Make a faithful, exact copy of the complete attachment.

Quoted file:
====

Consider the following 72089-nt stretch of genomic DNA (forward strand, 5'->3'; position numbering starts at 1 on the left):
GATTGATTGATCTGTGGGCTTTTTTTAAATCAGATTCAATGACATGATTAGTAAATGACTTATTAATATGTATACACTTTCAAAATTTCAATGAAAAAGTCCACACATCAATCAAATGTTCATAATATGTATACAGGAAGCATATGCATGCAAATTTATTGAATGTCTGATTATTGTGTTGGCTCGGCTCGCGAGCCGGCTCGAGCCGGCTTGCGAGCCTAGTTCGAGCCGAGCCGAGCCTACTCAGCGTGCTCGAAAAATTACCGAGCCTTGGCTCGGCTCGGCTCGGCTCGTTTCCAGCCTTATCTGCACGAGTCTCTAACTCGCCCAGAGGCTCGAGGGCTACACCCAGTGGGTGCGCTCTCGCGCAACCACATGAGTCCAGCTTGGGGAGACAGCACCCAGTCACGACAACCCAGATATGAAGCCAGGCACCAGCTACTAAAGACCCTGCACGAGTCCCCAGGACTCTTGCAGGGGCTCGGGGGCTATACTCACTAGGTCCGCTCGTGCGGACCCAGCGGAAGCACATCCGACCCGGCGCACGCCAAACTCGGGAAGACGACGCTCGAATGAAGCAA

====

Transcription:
Consider the following 72089-nt stretch of genomic DNA (forward strand, 5'->3'; position numbering starts at 1 on the left):
GATTGATTGATCTGTGGGCTTTTTTTAAATCAGATTCAATGACATGATTAGTAAATGACTTATTAATATGTATACACTTTCAAAATTTCAATGAAAAAGTCCACACATCAATCAAATGTTCATAATATGTATACAGGAAGCATATGCATGCAAATTTATTGAATGTCTGATTATTGTGTTGGCTCGGCTCGCGAGCCGGCTCGAGCCGGCTTGCGAGCCTAGTTCGAGCCGAGCCGAGCCTACTCAGCGTGCTCGAAAAATTACCGAGCCTTGGCTCGGCTCGGCTCGGCTCGTTTCCAGCCTTATCTGCACGAGTCTCTAACTCGCCCAGAGGCTCGAGGGCTACACCCAGTGGGTGCGCTCTCGCGCAACCACATGAGTCCAGCTTGGGGAGACAGCACCCAGTCACGACAACCCAGATATGAAGCCAGGCACCAGCTACTAAAGACCCTGCACGAGTCCCCAGGACTCTTGCAGGGGCTCGGGGGCTATACTCACTAGGTCCGCTCGTGCGGACCCAGCGGAAGCACATCCGACCCGGCGCACGCCAAACTCGGGAAGACGACGCTCGAATGAAGCAA